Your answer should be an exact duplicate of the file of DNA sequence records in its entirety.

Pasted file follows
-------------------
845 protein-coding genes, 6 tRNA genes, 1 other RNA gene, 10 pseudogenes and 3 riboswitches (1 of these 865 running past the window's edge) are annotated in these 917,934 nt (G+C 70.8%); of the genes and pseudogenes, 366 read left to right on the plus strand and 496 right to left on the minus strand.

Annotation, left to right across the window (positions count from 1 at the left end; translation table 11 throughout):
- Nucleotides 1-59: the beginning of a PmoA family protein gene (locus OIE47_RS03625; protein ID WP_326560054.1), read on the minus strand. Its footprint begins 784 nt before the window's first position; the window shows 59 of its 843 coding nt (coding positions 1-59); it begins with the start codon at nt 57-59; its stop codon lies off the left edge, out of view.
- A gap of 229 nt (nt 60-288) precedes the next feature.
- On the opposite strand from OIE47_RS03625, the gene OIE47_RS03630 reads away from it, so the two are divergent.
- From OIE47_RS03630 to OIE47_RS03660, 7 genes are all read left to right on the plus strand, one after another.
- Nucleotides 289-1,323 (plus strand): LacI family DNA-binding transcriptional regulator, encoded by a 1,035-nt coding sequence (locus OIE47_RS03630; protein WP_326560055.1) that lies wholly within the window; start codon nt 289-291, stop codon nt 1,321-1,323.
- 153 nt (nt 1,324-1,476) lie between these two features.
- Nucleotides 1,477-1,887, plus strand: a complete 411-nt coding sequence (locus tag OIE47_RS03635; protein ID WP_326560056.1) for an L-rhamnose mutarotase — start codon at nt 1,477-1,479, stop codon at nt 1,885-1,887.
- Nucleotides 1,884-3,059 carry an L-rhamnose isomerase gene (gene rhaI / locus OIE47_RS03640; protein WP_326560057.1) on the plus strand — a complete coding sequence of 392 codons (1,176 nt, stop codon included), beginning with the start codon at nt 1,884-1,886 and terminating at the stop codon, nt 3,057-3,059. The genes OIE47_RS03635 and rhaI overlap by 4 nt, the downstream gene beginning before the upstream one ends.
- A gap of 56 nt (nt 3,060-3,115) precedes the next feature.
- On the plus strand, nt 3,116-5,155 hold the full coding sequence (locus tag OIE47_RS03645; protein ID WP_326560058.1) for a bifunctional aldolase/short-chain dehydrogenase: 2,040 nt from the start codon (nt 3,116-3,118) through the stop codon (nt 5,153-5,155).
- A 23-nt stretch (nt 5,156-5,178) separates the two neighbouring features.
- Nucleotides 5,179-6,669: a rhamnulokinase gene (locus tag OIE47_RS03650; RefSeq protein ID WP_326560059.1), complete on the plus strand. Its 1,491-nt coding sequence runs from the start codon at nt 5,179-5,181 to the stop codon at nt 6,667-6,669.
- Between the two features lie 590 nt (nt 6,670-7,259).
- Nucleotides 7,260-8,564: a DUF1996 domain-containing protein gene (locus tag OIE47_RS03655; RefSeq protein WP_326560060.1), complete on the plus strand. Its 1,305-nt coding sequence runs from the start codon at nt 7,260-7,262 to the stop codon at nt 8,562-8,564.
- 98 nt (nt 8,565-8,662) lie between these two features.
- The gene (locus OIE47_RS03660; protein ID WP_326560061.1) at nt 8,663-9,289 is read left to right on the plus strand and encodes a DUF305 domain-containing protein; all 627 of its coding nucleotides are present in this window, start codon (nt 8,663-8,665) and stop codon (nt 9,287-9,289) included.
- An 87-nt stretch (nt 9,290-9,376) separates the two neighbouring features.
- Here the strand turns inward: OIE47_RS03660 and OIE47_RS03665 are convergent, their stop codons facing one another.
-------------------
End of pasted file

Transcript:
845 protein-coding genes, 6 tRNA genes, 1 other RNA gene, 10 pseudogenes and 3 riboswitches (1 of these 865 running past the window's edge) are annotated in these 917,934 nt (G+C 70.8%); of the genes and pseudogenes, 366 read left to right on the plus strand and 496 right to left on the minus strand.

Annotation, left to right across the window (positions count from 1 at the left end; translation table 11 throughout):
- Nucleotides 1-59: the beginning of a PmoA family protein gene (locus OIE47_RS03625; protein ID WP_326560054.1), read on the minus strand. Its footprint begins 784 nt before the window's first position; the window shows 59 of its 843 coding nt (coding positions 1-59); it begins with the start codon at nt 57-59; its stop codon lies off the left edge, out of view.
- A gap of 229 nt (nt 60-288) precedes the next feature.
- On the opposite strand from OIE47_RS03625, the gene OIE47_RS03630 reads away from it, so the two are divergent.
- From OIE47_RS03630 to OIE47_RS03660, 7 genes are all read left to right on the plus strand, one after another.
- Nucleotides 289-1,323 (plus strand): LacI family DNA-binding transcriptional regulator, encoded by a 1,035-nt coding sequence (locus OIE47_RS03630; protein WP_326560055.1) that lies wholly within the window; start codon nt 289-291, stop codon nt 1,321-1,323.
- 153 nt (nt 1,324-1,476) lie between these two features.
- Nucleotides 1,477-1,887, plus strand: a complete 411-nt coding sequence (locus tag OIE47_RS03635; protein ID WP_326560056.1) for an L-rhamnose mutarotase — start codon at nt 1,477-1,479, stop codon at nt 1,885-1,887.
- Nucleotides 1,884-3,059 carry an L-rhamnose isomerase gene (gene rhaI / locus OIE47_RS03640; protein WP_326560057.1) on the plus strand — a complete coding sequence of 392 codons (1,176 nt, stop codon included), beginning with the start codon at nt 1,884-1,886 and terminating at the stop codon, nt 3,057-3,059. The genes OIE47_RS03635 and rhaI overlap by 4 nt, the downstream gene beginning before the upstream one ends.
- A gap of 56 nt (nt 3,060-3,115) precedes the next feature.
- On the plus strand, nt 3,116-5,155 hold the full coding sequence (locus tag OIE47_RS03645; protein ID WP_326560058.1) for a bifunctional aldolase/short-chain dehydrogenase: 2,040 nt from the start codon (nt 3,116-3,118) through the stop codon (nt 5,153-5,155).
- A 23-nt stretch (nt 5,156-5,178) separates the two neighbouring features.
- Nucleotides 5,179-6,669: a rhamnulokinase gene (locus tag OIE47_RS03650; RefSeq protein ID WP_326560059.1), complete on the plus strand. Its 1,491-nt coding sequence runs from the start codon at nt 5,179-5,181 to the stop codon at nt 6,667-6,669.
- Between the two features lie 590 nt (nt 6,670-7,259).
- Nucleotides 7,260-8,564: a DUF1996 domain-containing protein gene (locus tag OIE47_RS03655; RefSeq protein WP_326560060.1), complete on the plus strand. Its 1,305-nt coding sequence runs from the start codon at nt 7,260-7,262 to the stop codon at nt 8,562-8,564.
- 98 nt (nt 8,565-8,662) lie between these two features.
- The gene (locus OIE47_RS03660; protein ID WP_326560061.1) at nt 8,663-9,289 is read left to right on the plus strand and encodes a DUF305 domain-containing protein; all 627 of its coding nucleotides are present in this window, start codon (nt 8,663-8,665) and stop codon (nt 9,287-9,289) included.
- An 87-nt stretch (nt 9,290-9,376) separates the two neighbouring features.
- Here the strand turns inward: OIE47_RS03660 and OIE47_RS03665 are convergent, their stop codons facing one another.